This time you may try to go through the cycle with the other choice – you open a restaurant. But the same thing happens. Around and around the circle you go, each time, your brain is rewarding you for returning to neutral. To safety.
That’s because our brain’s job is to keep us alive, and anything that threatens our sense of safety will be seen as enemy #1.
It explains how people appear to stay in the acquiring information phase forever, when in fact they are looping around.
And the worst is when you actually do find a little bit of new information. This confirms that yes, it was a good idea you kept going round and round or you would have missed that tidbit.
You are being rewarded for going in circles.
Your brain likes neutral because you get the dopamine high of the possibility of BOTH options without any of the risk or pain or sacrifice associated with making choice. There is some grief to saying goodbye to one choice and we avoid grief.
In the example I used of the $100k, there’s not a lot of high stakes happening.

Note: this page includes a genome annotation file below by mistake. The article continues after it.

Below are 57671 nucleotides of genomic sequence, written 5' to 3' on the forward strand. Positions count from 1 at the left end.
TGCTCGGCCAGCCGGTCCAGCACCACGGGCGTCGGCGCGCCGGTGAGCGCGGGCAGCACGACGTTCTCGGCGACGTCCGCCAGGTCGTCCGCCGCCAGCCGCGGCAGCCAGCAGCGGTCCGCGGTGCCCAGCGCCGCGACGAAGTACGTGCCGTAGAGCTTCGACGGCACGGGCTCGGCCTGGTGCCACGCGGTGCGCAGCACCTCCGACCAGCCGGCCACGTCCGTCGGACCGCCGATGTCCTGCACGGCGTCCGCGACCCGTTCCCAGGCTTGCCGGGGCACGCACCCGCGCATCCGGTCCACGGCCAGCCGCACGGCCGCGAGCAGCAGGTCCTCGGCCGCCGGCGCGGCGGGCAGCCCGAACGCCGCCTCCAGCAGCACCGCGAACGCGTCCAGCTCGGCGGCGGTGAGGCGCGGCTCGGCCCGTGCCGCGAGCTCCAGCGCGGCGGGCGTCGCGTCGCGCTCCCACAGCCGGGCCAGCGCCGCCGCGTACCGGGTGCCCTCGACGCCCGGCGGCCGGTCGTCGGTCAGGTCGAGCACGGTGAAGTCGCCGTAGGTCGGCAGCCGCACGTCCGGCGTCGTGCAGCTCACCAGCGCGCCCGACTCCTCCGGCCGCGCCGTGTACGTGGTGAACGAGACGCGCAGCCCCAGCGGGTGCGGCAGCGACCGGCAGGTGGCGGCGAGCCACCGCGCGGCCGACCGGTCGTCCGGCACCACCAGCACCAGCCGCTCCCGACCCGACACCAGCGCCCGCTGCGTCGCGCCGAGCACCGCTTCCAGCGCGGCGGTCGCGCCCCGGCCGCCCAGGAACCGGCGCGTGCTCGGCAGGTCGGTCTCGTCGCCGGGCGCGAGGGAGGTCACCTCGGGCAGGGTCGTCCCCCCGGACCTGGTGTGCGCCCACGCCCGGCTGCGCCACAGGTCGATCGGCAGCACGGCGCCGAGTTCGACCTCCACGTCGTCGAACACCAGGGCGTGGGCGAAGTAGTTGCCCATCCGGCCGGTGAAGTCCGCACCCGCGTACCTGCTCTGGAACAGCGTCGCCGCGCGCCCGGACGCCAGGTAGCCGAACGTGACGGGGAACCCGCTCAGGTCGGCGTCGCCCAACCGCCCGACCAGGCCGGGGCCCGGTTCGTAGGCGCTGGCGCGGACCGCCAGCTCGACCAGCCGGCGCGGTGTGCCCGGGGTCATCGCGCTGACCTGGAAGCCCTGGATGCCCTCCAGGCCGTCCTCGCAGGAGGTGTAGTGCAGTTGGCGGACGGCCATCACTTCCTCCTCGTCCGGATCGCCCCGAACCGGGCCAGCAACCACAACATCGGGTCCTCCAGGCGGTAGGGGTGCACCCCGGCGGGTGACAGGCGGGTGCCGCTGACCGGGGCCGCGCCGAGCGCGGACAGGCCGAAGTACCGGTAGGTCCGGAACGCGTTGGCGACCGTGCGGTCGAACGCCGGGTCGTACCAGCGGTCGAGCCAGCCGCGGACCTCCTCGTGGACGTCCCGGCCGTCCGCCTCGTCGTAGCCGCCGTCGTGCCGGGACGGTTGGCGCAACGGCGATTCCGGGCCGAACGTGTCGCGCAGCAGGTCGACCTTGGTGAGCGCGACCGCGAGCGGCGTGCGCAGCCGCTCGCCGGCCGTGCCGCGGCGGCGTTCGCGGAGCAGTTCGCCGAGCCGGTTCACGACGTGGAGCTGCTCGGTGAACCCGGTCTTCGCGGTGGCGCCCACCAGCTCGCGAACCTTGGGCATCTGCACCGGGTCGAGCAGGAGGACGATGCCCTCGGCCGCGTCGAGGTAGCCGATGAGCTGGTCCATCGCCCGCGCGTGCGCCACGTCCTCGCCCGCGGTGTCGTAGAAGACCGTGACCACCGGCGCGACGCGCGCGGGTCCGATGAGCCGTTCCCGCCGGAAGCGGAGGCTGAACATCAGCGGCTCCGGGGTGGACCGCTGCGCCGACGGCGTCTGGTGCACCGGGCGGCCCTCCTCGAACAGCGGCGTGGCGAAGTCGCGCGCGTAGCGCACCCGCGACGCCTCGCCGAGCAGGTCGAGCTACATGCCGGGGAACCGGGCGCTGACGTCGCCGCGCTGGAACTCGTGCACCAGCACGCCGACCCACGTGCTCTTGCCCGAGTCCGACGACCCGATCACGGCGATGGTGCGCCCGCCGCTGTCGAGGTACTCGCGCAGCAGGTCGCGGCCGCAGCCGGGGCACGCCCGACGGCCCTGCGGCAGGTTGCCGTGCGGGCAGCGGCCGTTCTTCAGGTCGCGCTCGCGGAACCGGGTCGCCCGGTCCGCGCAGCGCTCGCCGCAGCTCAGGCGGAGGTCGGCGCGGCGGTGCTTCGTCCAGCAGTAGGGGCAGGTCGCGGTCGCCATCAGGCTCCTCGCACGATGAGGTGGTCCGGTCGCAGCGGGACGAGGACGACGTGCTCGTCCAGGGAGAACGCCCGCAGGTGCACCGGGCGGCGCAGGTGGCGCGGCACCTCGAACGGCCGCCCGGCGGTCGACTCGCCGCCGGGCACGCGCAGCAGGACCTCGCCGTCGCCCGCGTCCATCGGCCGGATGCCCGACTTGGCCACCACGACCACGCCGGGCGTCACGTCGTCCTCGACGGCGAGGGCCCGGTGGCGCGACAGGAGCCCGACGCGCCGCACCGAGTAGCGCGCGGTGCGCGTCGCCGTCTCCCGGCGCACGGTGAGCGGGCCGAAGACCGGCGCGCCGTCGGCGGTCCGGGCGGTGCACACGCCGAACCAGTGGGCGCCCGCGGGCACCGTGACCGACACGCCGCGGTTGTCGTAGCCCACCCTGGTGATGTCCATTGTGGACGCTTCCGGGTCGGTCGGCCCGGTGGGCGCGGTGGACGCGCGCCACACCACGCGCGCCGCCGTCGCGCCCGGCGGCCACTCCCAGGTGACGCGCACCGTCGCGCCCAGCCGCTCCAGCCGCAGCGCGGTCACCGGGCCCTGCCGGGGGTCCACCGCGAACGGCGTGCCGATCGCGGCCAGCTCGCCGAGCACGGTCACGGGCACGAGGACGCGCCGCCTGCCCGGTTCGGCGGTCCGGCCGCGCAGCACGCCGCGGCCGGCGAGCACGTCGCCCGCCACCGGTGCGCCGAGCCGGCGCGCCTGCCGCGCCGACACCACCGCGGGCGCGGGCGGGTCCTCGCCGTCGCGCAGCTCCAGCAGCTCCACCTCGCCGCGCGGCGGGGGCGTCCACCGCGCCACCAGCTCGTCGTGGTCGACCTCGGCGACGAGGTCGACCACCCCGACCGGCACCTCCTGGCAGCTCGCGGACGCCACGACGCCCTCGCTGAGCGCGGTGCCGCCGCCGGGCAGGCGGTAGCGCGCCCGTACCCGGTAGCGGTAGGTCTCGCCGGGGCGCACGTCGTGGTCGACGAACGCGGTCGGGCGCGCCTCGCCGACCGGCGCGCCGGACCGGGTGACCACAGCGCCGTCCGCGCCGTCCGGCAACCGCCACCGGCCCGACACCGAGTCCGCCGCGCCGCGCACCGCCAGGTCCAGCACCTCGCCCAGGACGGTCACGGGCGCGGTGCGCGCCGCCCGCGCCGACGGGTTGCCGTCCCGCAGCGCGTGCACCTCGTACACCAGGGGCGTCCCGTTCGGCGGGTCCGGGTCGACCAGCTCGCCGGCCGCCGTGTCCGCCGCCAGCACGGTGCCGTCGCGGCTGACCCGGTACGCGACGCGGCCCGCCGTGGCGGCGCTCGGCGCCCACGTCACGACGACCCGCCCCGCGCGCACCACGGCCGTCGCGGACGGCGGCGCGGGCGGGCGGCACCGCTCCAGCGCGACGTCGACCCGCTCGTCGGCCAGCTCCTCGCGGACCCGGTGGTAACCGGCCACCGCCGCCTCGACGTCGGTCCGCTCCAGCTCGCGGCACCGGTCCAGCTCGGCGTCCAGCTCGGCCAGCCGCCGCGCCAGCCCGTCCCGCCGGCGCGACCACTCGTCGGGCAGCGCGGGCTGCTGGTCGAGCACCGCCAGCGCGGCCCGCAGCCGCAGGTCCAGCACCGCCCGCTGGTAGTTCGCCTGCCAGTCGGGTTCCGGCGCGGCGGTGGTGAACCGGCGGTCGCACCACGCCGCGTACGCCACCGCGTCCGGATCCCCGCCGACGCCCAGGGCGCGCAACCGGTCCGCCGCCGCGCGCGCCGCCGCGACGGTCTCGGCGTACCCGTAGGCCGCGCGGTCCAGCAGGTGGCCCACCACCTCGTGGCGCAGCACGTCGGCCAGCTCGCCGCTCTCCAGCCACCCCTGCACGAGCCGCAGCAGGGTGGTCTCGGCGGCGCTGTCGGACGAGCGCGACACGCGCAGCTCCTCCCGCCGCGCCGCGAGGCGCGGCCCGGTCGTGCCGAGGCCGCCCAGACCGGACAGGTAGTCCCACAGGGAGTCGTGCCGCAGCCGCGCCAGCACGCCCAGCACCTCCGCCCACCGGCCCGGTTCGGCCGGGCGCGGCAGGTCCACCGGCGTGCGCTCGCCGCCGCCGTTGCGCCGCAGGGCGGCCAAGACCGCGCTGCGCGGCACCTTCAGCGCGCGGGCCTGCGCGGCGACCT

- It isn’t a fully irreversible decision (like the decision to have a baby).
- It probably isn’t an emotionally charged decision (like the decision to get a divorce).
- It doesn’t necessarily tap into childhood beliefs (religious beliefs for example).
If you add irreversibility, emotional charge, and childhood beliefs, those are three things that are going to compound the survival response and keep you stuck longer. It’ll make the survival response more intense.
So how do you break out of the indecision loop?
- Observe the cycle
- Trust your acquiring information phase
- Remind yourself of the thief of indecision
- Steel yourself for your survival response and don’t listen to it